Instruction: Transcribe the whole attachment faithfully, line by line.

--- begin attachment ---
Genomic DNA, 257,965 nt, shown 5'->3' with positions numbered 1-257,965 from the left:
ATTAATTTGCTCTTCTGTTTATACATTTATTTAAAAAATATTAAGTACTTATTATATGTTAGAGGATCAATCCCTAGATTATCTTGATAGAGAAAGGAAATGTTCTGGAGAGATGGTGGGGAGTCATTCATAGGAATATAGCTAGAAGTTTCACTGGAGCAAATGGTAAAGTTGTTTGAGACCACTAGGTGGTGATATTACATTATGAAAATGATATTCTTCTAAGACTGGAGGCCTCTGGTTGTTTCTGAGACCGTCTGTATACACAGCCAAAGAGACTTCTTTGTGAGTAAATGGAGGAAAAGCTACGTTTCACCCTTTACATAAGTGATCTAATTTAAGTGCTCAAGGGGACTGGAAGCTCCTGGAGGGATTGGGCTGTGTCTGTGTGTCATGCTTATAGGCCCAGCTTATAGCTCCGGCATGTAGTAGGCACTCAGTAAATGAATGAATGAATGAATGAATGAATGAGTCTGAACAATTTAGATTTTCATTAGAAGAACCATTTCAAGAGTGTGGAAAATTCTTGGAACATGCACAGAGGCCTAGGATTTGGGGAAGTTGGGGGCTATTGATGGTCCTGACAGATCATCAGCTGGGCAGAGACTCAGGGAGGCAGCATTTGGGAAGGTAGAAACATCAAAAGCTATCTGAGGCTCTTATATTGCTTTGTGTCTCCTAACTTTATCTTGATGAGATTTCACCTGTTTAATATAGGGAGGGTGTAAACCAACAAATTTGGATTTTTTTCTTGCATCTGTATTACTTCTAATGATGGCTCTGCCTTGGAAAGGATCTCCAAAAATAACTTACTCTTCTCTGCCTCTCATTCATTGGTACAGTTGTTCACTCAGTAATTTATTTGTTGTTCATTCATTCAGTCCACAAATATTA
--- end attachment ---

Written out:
Genomic DNA, 257,965 nt, shown 5'->3' with positions numbered 1-257,965 from the left:
ATTAATTTGCTCTTCTGTTTATACATTTATTTAAAAAATATTAAGTACTTATTATATGTTAGAGGATCAATCCCTAGATTATCTTGATAGAGAAAGGAAATGTTCTGGAGAGATGGTGGGGAGTCATTCATAGGAATATAGCTAGAAGTTTCACTGGAGCAAATGGTAAAGTTGTTTGAGACCACTAGGTGGTGATATTACATTATGAAAATGATATTCTTCTAAGACTGGAGGCCTCTGGTTGTTTCTGAGACCGTCTGTATACACAGCCAAAGAGACTTCTTTGTGAGTAAATGGAGGAAAAGCTACGTTTCACCCTTTACATAAGTGATCTAATTTAAGTGCTCAAGGGGACTGGAAGCTCCTGGAGGGATTGGGCTGTGTCTGTGTGTCATGCTTATAGGCCCAGCTTATAGCTCCGGCATGTAGTAGGCACTCAGTAAATGAATGAATGAATGAATGAATGAATGAGTCTGAACAATTTAGATTTTCATTAGAAGAACCATTTCAAGAGTGTGGAAAATTCTTGGAACATGCACAGAGGCCTAGGATTTGGGGAAGTTGGGGGCTATTGATGGTCCTGACAGATCATCAGCTGGGCAGAGACTCAGGGAGGCAGCATTTGGGAAGGTAGAAACATCAAAAGCTATCTGAGGCTCTTATATTGCTTTGTGTCTCCTAACTTTATCTTGATGAGATTTCACCTGTTTAATATAGGGAGGGTGTAAACCAACAAATTTGGATTTTTTTCTTGCATCTGTATTACTTCTAATGATGGCTCTGCCTTGGAAAGGATCTCCAAAAATAACTTACTCTTCTCTGCCTCTCATTCATTGGTACAGTTGTTCACTCAGTAATTTATTTGTTGTTCATTCATTCAGTCCACAAATATTA